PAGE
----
One recent event had a very sobering effect on those who had not yet lost hope—the announcement by the Palestinian-Israeli writer Sayed Kashua, via his regular column in the liberal daily Haaretz, that “coexistence has failed” and that he was leaving Jerusalem for the United States. A Palestinian student at Tel Aviv wrote in an online magazine: “You were supposed to be optimistic, you were supposed to give us hope. Instead you are only proposing despair.” But even she, in private, later admitted: “You know, in reality, I am not that optimistic either.”


Since the lives of most Palestinian citizens are so entangled with Jewish-Israeli society, an actual uprising may seem unlikely at first sight. But Rabinowitz thinks many young Palestinians may want to discard their affiliation with Israel once and for all—even more so, given the now-widespread intolerance they faceBeyond the right wing there have been popular social-media campaigns against Arabs and there is a growing climate of anti-Arab sentiment.

Rabinowitz detects “an increasing inability among Jewish Israelis to think about Palestinians as humans”. In this the media have played a part, according to Ofer Zalzberg, senior analyst at the International Crisis Group:

The vast majority of Israeli media joined the narrative in which Hamas just wants to kill Israelis and destroy Israel. When you reduce human beings to an ideology, it dehumanises because you don't see why they do it or what the positive goal is they articulate. Reductionism is what eventually leads to dehumanisation.

Joint protests and actions between Jewish and Palestinian citizens have become extremely rare—even though all the major anti-war demonstrations in the weeks before the ceasefire agreement sought a joint stand. At the site of one residual protest—the main event having been called off for fear of rocket fire—Mickey Gitzin, a Tel Aviv-Jaffa city councillor from the Jewish left-wing party Meretz, said hardly any Arabs would have participated, even without the government warnings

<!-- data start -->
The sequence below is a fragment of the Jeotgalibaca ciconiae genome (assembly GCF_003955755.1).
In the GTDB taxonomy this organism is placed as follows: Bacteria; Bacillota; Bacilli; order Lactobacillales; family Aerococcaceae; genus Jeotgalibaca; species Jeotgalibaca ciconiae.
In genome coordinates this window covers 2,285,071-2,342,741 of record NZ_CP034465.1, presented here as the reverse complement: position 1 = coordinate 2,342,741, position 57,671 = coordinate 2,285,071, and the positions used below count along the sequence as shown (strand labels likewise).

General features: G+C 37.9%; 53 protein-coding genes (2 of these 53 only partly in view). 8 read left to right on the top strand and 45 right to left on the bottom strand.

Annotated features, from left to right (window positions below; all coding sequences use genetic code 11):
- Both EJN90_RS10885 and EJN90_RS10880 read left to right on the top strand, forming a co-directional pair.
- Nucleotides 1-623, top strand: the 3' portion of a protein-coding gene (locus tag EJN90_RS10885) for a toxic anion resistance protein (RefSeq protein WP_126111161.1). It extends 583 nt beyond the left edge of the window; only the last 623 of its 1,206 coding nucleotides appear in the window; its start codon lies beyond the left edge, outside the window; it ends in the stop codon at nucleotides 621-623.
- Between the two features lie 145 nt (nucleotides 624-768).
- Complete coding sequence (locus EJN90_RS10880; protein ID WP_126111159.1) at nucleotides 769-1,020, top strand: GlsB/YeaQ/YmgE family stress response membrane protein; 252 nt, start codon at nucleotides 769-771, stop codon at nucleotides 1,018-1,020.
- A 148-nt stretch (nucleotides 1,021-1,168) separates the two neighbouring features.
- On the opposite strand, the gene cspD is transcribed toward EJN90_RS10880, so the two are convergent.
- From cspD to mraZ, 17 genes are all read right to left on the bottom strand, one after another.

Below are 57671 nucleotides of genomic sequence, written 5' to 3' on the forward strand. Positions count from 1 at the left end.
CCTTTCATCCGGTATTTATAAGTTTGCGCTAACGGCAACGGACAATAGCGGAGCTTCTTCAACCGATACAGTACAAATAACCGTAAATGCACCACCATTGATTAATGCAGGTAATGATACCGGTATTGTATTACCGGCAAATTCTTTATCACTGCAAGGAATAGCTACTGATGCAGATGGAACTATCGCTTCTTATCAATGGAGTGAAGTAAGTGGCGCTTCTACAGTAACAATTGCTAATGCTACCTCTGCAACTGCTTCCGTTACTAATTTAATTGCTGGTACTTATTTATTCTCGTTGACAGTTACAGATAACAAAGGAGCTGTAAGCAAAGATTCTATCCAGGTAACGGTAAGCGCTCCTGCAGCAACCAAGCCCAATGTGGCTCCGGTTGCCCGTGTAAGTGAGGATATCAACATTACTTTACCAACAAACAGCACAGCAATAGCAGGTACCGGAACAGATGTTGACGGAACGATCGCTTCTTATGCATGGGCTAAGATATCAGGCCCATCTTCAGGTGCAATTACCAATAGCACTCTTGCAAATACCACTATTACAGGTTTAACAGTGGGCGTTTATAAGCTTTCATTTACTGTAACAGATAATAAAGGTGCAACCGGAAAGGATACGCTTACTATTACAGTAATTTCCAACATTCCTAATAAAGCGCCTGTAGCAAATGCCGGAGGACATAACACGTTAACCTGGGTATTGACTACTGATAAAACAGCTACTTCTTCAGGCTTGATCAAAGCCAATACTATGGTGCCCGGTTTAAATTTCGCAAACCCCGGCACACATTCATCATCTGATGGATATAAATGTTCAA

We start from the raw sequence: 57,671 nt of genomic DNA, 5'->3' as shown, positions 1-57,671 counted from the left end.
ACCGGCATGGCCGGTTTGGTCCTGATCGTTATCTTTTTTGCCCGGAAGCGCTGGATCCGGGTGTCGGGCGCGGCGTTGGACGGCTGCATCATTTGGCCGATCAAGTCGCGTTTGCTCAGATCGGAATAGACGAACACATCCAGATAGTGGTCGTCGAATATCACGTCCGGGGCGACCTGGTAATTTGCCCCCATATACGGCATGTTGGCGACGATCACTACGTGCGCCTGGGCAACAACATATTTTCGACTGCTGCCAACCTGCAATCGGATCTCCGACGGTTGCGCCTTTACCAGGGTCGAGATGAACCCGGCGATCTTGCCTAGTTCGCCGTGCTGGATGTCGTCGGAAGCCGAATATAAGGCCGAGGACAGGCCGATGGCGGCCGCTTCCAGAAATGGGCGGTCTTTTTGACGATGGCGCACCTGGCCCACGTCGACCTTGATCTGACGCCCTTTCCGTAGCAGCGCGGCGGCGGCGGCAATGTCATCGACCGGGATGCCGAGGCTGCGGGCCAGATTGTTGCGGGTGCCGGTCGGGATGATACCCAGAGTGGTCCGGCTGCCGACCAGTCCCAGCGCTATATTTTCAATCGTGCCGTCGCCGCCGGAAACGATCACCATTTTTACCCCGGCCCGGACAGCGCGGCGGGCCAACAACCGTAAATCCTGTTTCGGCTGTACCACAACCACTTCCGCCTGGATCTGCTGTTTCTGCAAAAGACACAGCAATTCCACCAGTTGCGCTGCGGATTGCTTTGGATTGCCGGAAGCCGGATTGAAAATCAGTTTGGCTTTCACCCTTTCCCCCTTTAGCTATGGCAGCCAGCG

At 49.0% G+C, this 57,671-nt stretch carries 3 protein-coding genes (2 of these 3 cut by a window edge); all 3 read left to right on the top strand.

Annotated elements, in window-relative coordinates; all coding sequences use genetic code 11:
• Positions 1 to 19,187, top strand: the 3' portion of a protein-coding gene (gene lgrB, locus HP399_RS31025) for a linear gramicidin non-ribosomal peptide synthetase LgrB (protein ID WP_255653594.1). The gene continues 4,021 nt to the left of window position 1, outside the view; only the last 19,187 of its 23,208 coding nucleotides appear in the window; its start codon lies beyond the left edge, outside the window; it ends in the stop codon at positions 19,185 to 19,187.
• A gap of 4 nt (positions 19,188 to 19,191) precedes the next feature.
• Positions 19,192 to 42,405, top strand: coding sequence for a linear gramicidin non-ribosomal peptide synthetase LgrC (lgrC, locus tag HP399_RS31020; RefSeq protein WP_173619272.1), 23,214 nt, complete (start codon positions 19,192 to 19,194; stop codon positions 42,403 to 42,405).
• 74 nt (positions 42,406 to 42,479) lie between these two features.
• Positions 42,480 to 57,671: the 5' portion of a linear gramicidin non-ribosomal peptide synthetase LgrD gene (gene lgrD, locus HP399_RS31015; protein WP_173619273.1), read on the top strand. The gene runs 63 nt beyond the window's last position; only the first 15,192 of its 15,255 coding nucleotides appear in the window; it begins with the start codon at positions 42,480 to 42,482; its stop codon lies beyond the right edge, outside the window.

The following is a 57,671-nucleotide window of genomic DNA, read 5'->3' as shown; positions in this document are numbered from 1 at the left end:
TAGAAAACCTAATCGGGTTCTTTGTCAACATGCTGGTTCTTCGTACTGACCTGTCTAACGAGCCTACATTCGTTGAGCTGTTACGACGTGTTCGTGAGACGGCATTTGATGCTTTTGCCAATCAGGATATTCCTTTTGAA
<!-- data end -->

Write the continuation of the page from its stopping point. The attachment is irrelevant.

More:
Palestinian citizens, for the most part, see little reason to join protests organised by the Zionist left. “I can’t attend a protest under an Israeli flag,” said Sami Abu Shahade, a former member of the council for the National Democratic Assembly (Balad), an Arab nationalist party.

Peace demonstrator in Tel Aviv holds up Israeli flag in Palestinian colours

Flying a flag for coexistence: a peace protest in Tel Aviv. Sharron Ward / Demotix. All rights reserved.Balad has never given much thought to participation with the Zionist left but another political party in Israel sees Arab-Jewish cooperation as essential—Hadash. “It is a party that always upheld the joint struggle as a core value. But now the Palestinians citizens are saying that they don’t want to be under an Israeli flag, and less and less Israelis are willing to join any Palestinian demonstration,” said Rabinowitz. “There may be a crucial change underway in Jewish-Arab participation.”

Gitzin explained why he wouldn’t join any Palestinian-Israeli protest. “I am Israeli and Jewish, emotionally connected to this state. I don’t relate to Arab protests that speak Arabic and the language of Palestinian nationalism,” he said.

Violent attacks

Growing extremism among Jewish Israelis has been evidenced by several recent violent attacks on left-wingers and Palestinians. The Palestinian-Israeli Wassem Husary (31) was assaulted with a friend on their way to an anti-war protest in Haifa: “We spoke Arabic on our way to the demonstration and some guys came over, shouting ‘Death to Arabs.’” After beating them up, the mob later tried to pull them out of the ambulance—the medic managed to close the doors just in time. “They were screaming terrible things. I think they wanted to kill us,” said Husary.

Mohamed Zeidan, chair of the High Follow-up Committee for Arab citizens of Israel, the minority’s national umbrella organisation, said such assaults and the developing climate of fear were related to the often polarising rhetoric of Israeli officials. “The behaviour of the Jewish street is a result of this official incitement,” he said.